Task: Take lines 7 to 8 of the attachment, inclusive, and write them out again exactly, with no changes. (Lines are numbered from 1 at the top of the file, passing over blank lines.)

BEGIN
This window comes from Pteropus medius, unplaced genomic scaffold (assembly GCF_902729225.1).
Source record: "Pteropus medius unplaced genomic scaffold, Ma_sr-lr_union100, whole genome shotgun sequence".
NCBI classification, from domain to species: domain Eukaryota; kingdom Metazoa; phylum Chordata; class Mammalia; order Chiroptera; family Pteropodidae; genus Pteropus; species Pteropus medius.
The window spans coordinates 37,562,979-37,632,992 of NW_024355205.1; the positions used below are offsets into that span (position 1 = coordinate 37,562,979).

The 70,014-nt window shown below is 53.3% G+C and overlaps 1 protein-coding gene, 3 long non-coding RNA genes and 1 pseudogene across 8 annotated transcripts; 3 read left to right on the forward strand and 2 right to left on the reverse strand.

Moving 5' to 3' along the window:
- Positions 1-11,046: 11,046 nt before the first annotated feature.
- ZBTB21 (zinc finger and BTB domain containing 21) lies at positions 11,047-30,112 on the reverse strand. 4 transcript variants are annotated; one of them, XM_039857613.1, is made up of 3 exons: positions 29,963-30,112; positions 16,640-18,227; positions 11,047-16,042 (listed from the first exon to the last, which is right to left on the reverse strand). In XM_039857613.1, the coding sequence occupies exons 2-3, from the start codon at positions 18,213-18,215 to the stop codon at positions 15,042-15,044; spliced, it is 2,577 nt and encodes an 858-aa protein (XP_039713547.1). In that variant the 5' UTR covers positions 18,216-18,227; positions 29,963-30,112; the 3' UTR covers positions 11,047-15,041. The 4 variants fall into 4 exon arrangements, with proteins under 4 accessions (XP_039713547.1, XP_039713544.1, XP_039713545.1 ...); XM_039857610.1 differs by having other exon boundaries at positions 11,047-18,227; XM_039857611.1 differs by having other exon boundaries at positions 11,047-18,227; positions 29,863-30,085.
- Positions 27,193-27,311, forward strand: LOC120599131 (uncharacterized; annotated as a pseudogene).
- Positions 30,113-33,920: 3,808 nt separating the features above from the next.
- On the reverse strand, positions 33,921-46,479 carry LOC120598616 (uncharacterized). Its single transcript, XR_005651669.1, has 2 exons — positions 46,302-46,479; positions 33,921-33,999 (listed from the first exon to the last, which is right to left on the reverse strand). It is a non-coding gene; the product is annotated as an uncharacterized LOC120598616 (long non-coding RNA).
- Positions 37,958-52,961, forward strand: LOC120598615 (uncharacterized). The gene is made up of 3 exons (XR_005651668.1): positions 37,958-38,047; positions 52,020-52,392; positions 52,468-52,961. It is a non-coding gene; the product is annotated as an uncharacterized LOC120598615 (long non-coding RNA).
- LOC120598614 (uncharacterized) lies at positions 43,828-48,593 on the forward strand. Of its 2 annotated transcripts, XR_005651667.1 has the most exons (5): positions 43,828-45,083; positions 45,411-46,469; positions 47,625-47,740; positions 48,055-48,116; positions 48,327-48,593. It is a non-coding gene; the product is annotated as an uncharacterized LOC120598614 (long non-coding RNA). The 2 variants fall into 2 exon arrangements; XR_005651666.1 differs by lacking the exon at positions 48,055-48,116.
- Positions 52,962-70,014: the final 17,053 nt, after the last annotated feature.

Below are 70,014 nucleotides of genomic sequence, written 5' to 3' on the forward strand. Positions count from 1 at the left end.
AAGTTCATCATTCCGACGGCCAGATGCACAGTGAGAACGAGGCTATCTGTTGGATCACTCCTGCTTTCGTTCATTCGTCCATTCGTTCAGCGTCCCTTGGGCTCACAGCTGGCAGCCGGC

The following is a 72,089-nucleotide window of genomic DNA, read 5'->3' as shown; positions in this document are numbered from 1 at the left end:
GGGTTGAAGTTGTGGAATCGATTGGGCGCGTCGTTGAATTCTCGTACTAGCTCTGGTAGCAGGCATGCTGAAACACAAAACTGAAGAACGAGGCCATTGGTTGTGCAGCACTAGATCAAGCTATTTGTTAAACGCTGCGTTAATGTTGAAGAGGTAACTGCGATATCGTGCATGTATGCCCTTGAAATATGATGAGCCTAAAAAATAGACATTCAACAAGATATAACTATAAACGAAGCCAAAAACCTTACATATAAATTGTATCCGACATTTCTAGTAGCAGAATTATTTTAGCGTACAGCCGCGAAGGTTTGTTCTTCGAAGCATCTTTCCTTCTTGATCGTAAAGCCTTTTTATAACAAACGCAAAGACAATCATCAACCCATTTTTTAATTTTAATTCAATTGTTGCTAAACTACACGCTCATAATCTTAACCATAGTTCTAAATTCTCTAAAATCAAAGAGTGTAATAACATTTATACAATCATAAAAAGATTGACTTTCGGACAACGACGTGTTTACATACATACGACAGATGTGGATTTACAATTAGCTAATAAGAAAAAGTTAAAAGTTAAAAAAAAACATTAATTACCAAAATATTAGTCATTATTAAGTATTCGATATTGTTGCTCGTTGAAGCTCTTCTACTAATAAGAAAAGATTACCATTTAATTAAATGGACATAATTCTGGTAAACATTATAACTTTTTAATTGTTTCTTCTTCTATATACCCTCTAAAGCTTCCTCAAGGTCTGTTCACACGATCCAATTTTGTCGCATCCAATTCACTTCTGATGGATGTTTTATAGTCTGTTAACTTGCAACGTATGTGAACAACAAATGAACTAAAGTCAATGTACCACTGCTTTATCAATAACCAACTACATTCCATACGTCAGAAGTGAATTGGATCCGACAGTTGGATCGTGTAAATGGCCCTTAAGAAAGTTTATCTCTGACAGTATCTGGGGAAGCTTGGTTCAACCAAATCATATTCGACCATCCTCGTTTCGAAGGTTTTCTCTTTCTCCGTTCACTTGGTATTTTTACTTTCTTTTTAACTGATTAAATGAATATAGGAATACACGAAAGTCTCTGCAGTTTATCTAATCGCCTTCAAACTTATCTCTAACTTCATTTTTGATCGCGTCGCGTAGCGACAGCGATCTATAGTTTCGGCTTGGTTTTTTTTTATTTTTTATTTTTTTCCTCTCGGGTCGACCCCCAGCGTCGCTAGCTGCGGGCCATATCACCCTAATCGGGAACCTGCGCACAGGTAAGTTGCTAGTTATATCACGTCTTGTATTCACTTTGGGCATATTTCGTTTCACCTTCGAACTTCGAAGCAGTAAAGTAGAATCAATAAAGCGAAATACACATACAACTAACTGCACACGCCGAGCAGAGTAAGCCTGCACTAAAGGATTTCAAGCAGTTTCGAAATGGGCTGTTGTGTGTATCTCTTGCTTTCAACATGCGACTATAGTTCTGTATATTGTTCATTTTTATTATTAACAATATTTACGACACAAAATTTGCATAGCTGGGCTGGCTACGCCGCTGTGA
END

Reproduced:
- Positions 1-11,046: 11,046 nt before the first annotated feature.
- ZBTB21 (zinc finger and BTB domain containing 21) lies at positions 11,047-30,112 on the reverse strand. 4 transcript variants are annotated; one of them, XM_039857613.1, is made up of 3 exons: positions 29,963-30,112; positions 16,640-18,227; positions 11,047-16,042 (listed from the first exon to the last, which is right to left on the reverse strand). In XM_039857613.1, the coding sequence occupies exons 2-3, from the start codon at positions 18,213-18,215 to the stop codon at positions 15,042-15,044; spliced, it is 2,577 nt and encodes an 858-aa protein (XP_039713547.1). In that variant the 5' UTR covers positions 18,216-18,227; positions 29,963-30,112; the 3' UTR covers positions 11,047-15,041. The 4 variants fall into 4 exon arrangements, with proteins under 4 accessions (XP_039713547.1, XP_039713544.1, XP_039713545.1 ...); XM_039857610.1 differs by having other exon boundaries at positions 11,047-18,227; XM_039857611.1 differs by having other exon boundaries at positions 11,047-18,227; positions 29,863-30,085.